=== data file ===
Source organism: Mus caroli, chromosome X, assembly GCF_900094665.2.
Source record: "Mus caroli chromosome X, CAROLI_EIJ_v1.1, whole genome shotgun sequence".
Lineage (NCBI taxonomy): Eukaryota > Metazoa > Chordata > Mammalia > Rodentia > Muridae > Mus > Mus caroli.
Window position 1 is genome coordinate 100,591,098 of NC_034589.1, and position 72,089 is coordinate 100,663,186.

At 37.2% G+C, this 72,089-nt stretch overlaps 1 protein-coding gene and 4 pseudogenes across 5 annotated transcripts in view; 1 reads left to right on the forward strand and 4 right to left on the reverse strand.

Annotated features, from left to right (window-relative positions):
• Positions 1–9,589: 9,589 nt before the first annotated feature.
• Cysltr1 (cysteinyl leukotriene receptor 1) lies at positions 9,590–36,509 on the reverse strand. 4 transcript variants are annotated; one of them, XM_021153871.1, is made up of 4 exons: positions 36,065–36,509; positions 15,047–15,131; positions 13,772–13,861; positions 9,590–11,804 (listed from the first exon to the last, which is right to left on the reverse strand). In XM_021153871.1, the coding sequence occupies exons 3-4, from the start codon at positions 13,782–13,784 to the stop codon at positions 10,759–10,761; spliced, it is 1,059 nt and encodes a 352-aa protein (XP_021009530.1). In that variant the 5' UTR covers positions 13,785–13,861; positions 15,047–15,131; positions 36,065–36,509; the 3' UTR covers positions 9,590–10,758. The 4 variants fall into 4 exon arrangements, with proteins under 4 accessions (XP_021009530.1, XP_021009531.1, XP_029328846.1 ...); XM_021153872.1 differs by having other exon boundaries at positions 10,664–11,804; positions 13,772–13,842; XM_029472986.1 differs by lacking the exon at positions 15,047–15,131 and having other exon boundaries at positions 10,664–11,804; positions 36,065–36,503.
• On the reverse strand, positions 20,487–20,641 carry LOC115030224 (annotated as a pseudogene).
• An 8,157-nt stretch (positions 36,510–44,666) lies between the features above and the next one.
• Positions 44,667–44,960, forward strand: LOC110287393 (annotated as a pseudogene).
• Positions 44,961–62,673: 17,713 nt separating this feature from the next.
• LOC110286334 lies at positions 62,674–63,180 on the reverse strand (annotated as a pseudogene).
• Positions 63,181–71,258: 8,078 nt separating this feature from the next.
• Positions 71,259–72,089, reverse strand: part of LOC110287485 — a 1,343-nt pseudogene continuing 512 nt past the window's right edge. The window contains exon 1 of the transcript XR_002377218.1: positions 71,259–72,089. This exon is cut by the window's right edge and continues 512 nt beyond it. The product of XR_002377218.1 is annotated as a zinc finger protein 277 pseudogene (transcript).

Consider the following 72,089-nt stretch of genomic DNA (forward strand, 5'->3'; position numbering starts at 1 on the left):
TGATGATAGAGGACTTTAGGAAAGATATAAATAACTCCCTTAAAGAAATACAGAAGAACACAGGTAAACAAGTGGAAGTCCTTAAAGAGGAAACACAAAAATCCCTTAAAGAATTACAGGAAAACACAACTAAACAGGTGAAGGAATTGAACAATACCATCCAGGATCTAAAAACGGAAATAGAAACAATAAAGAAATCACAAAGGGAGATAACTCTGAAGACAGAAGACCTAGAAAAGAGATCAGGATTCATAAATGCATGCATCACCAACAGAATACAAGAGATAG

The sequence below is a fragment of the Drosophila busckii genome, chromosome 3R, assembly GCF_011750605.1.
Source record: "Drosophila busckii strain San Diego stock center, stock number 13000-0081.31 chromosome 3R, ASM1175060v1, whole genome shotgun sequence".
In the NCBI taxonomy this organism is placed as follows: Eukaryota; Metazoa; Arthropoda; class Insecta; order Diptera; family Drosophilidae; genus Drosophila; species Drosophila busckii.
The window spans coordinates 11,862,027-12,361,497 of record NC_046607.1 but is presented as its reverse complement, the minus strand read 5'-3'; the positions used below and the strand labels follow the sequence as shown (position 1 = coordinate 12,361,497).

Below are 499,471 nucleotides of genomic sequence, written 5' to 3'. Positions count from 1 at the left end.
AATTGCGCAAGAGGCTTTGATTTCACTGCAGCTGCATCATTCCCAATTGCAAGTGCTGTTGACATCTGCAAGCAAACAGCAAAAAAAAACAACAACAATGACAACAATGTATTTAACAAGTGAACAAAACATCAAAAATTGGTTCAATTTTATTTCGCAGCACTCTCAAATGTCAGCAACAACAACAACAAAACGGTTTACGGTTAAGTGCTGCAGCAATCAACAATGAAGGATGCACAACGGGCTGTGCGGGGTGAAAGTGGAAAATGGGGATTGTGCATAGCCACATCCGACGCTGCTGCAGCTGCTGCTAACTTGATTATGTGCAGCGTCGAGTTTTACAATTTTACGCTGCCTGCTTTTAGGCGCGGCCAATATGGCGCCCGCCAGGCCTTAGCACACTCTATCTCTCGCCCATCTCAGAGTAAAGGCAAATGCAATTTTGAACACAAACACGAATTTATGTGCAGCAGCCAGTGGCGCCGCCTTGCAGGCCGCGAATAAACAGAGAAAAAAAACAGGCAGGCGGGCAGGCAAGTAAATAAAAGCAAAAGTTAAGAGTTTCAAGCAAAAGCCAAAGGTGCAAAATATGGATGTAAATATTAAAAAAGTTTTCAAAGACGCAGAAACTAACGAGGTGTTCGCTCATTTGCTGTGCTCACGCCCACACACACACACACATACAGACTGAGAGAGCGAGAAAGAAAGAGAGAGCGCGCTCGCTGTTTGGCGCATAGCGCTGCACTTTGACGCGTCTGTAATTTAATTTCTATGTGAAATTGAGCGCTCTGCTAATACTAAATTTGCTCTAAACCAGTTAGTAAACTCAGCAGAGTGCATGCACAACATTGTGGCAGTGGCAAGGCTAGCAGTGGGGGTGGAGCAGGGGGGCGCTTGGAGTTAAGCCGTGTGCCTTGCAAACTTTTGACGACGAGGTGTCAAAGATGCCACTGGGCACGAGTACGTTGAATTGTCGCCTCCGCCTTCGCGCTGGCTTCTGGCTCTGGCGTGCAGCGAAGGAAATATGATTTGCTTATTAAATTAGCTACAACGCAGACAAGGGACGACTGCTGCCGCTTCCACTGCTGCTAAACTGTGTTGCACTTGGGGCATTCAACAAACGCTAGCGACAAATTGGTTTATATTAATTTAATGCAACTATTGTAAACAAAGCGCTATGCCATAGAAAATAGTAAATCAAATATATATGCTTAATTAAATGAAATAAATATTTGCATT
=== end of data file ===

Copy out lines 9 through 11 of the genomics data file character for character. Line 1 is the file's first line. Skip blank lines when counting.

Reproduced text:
• On the reverse strand, positions 20,487–20,641 carry LOC115030224 (annotated as a pseudogene).
• An 8,157-nt stretch (positions 36,510–44,666) lies between the features above and the next one.
• Positions 44,667–44,960, forward strand: LOC110287393 (annotated as a pseudogene).